by Brian Howe
There were a lot of things that made Heart stand out among the giants of 1970s hard rock. With a unique style that braided metal, rock and folk together in a wiry framework with tough romantic vocals, they sounded sleek and fresh compared to many of their contemporaries, plenty of whom were already starting to date themselves as punk and new wave exploded later in the decade. But one thing in particular, even more than the universal appeal of classic rock staples such as “Barracuda,” “Crazy on You” and “Magic Man,” gave Heart’s 2013 induction into the Rock and Roll Hall of Fame its most unassailable justification. It had less to do with commercial success, critical acclaim, or even the music itself than with who was playing it.
Before Heart came along, the hard rock pantheon—Led Zeppelin and Black Sabbath, Deep Purple and AC/DC, Aerosmith and Pink Floyd—had plenty of gods, but hardly a goddess to be found. Ann Wilson, a strong and sultry singer, and sister Nancy Wilson, whose go-for-baroque acoustic finger picking rang with steely confidence and fiery power, resoundingly broke through that gender barrier.
The raw power and capability projected by the sisters is still apparent in videos of performances from their very early days. Taking over Canada before quickly storming the United States, Heart went on to sell over 30 million albums around the world and earn four Grammy nominations, with a four-decade lifespan on the Billboard Top 10 charts. But their biggest legacy is inspiring a legion of women to pick up guitars and take on assertive front roles in rock bands themselves. It’s no coincidence that Heart’s U.S. base of operations is the Pacific Northwest, which would spawn the Riot Grrrl vanguard of female-fronted punk bands such as Bikini Kill in the ‘90s.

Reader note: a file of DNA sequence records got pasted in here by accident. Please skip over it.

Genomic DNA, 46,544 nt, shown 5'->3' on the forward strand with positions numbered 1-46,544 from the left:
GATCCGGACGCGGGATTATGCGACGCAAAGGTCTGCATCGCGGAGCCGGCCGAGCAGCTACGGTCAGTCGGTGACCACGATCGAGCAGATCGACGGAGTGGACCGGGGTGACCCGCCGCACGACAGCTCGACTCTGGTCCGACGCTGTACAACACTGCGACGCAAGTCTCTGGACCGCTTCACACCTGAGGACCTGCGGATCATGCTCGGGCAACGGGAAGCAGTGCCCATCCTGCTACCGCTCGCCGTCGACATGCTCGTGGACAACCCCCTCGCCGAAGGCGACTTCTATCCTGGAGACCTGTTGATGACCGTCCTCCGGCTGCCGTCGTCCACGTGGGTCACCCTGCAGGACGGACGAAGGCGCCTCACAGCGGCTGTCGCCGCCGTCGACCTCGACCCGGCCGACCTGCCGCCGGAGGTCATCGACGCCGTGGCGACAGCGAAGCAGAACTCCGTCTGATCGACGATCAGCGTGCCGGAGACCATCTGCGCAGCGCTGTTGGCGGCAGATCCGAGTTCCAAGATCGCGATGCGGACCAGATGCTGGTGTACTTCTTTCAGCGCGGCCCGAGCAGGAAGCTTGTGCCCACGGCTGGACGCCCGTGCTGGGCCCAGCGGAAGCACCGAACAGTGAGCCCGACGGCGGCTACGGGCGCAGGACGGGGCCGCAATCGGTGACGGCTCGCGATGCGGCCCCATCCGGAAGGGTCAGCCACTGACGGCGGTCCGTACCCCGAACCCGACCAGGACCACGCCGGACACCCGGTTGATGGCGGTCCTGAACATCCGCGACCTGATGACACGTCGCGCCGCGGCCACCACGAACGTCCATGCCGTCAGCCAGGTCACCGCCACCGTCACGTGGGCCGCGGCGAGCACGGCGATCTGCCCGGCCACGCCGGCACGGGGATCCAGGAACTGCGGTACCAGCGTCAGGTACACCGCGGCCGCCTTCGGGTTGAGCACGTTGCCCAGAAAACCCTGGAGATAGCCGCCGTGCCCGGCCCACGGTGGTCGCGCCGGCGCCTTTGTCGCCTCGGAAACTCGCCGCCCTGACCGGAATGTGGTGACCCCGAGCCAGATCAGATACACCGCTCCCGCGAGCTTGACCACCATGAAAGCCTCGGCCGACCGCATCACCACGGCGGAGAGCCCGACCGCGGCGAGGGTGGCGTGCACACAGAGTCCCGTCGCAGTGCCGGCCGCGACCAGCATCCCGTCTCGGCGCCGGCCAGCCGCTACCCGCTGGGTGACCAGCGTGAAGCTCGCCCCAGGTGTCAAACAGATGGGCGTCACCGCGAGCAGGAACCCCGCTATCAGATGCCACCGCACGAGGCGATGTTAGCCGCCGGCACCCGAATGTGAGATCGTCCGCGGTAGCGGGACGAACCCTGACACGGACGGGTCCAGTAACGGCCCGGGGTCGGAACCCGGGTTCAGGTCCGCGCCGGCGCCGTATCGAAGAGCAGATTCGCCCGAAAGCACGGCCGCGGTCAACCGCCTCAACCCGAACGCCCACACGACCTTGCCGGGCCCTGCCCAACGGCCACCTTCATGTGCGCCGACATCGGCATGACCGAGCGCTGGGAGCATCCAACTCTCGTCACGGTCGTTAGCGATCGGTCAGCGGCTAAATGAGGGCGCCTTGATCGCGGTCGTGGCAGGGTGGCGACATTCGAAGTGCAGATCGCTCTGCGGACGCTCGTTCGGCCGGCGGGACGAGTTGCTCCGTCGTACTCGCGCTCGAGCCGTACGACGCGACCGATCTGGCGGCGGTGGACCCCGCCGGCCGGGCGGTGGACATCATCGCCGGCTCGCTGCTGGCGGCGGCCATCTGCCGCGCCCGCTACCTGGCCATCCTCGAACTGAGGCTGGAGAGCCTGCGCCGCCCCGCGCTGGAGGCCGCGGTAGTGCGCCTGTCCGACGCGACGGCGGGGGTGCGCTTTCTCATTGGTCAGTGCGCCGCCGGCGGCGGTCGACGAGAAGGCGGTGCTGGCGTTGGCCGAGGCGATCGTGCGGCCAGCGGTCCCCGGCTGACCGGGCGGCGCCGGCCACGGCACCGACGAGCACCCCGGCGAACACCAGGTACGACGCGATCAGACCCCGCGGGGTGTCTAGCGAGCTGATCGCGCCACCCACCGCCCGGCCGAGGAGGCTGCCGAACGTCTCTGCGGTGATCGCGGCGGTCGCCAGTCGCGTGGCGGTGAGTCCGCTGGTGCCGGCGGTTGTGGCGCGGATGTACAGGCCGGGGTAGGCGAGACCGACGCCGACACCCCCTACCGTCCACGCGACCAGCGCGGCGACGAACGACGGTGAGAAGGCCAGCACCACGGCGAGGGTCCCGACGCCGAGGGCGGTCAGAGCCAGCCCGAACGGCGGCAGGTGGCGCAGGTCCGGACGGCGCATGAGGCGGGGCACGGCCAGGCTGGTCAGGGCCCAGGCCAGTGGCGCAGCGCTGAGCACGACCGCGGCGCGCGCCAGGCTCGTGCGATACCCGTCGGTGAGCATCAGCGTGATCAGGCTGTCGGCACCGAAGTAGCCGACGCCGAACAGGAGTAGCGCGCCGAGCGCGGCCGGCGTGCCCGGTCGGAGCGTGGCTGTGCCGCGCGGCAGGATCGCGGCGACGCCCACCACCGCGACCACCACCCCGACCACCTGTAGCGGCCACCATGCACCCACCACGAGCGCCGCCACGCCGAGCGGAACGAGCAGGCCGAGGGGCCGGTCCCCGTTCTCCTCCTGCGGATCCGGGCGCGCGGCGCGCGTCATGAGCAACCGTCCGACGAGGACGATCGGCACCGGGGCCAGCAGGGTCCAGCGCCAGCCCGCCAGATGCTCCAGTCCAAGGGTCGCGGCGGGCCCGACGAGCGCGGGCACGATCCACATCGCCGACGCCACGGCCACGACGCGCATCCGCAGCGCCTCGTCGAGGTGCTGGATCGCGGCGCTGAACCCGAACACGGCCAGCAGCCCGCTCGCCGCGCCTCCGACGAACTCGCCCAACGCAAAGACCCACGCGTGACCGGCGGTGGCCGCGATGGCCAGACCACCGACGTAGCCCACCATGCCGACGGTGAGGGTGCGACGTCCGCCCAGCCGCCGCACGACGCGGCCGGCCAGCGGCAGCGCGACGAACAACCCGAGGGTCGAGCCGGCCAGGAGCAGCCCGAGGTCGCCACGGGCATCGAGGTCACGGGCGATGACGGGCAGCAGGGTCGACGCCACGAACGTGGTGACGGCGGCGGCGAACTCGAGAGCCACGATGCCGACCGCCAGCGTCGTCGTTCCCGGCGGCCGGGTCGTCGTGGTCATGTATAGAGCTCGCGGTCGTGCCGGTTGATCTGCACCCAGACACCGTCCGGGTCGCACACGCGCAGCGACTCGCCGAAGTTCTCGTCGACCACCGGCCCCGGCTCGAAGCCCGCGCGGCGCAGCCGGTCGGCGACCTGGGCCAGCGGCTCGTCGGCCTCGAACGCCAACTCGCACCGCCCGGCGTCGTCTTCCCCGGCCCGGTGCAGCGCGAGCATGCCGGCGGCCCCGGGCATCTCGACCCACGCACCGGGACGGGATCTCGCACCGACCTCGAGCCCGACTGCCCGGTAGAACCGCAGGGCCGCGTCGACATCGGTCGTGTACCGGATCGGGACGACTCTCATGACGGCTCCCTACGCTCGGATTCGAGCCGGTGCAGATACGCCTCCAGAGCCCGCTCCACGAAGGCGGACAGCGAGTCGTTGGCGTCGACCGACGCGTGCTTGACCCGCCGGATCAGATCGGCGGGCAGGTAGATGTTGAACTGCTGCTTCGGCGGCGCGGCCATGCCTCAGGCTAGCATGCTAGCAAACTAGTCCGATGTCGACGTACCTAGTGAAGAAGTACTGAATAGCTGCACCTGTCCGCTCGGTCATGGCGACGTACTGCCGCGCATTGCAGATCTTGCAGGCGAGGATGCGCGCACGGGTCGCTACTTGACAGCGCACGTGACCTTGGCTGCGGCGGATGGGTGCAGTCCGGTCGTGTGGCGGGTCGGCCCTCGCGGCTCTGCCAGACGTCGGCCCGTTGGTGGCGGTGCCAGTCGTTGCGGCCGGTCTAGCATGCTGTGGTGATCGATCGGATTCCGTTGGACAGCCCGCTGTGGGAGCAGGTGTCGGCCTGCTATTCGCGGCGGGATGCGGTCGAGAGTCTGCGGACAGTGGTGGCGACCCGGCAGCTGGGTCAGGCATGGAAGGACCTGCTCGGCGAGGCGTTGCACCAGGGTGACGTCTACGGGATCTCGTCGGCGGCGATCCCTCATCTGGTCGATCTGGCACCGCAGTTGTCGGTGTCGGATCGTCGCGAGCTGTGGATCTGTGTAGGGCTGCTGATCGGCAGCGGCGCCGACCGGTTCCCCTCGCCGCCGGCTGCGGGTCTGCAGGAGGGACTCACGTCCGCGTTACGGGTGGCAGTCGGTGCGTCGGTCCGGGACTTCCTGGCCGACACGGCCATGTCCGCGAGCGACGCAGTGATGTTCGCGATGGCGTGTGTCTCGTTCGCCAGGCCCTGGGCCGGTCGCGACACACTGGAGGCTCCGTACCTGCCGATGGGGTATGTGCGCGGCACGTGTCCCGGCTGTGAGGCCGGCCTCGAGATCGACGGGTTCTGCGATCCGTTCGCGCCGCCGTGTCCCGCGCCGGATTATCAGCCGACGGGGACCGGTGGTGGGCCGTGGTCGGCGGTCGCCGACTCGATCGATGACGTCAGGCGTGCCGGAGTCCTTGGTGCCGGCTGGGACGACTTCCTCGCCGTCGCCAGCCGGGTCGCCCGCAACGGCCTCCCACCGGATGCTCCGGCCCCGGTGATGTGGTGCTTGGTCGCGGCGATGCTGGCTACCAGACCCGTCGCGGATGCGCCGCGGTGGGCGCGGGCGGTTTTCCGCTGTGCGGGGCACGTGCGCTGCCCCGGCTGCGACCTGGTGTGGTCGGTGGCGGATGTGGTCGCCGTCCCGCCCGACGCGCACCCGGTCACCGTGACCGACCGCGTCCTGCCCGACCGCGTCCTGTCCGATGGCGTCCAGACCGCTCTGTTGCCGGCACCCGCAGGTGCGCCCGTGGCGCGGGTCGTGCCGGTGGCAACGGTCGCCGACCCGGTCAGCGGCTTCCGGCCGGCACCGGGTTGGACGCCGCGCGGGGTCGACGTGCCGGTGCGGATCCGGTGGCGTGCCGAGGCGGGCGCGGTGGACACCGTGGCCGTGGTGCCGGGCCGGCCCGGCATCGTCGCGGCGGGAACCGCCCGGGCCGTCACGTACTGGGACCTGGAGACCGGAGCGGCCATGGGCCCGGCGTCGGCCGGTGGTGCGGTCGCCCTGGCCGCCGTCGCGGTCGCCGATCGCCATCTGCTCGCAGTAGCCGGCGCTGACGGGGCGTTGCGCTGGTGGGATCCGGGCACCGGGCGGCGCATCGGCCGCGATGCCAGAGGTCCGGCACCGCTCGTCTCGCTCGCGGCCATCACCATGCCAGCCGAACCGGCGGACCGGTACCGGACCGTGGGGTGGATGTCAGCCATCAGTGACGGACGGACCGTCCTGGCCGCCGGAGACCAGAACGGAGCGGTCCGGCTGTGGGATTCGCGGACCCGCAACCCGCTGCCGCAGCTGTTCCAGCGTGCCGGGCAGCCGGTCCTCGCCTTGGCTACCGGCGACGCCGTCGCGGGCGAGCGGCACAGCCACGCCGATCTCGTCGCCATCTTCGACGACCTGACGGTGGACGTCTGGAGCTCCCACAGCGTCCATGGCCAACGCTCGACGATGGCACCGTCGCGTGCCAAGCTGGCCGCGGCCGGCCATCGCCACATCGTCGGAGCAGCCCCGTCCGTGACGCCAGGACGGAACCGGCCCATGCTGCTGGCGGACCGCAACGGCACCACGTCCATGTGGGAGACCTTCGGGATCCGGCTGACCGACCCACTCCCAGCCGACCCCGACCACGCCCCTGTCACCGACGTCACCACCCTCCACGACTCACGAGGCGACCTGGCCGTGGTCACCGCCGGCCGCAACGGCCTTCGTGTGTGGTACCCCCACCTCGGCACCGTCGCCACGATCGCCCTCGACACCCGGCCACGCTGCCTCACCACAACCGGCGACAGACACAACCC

What was arguably the world’s first feminist rock band was founded, funnily enough, by a bunch of guys, though only with the arrival of the Wilson sisters did it become something more than one of many hard rock bands toiling in obscurity. Its early years featured heavy personnel turnover, with bassist Steve Fossen and guitarists Roger and Mike Fisher being the most important formative members, and a branding evolution from That Army to White Heart to Hocus Pocus to simply Heart, a name the band really wore on its sleeve after the Wilsons joined in the early ‘70s.
Think of it: Two sisters joining a hard rock band and getting romantically involved with its two brothers—Ann with Mike, who became the sound engineer to make room for the superior guitarist, Nancy with Roger—and all of them moving to Canada, where, as the story goes, Mike had fled to avoid the Vietnam War draft. Could anything but drama, spectacular peaks and sloughs, have ensued? Heart made a hard-earned return to the Top 10 charts in 2010 with the back-to-basics album Red Velvet Car, but a bumpy road led there, including an early ‘80s commercial slump familiar to many hard rock bands, a triumphant comeback as AOR hit-makers and an extended period of limbo in the ‘90s.
Building its following in Vancouver, now joined by keyboardist Howard Leese and drummer Michael DeRosier, Heart signed to the Canadian label Mushroom and released its debut album, Dreamboat Annie, in 1975. Not only was it a smash in Canada, the record went platinum in the U.S. on the strength of what would remain two of the band’s most famous singles: the progressive folk-rock of “Crazy on You” and the dancey blues of “Magic Man.” Capitalizing on that success by moving to the larger Portrait label, Heart sold over a million copies of second album Little Queen, which came out in the wake of a legal battle with Mushroom, who had released Heart’s unfinished Magazine LP in a huff. A court ordered Mushroom to let Heart remix and add new vocals to the record, and it was re-released in 1978, eventually going platinum and spawning the canonical single titled, with superb irony, “Heartless.”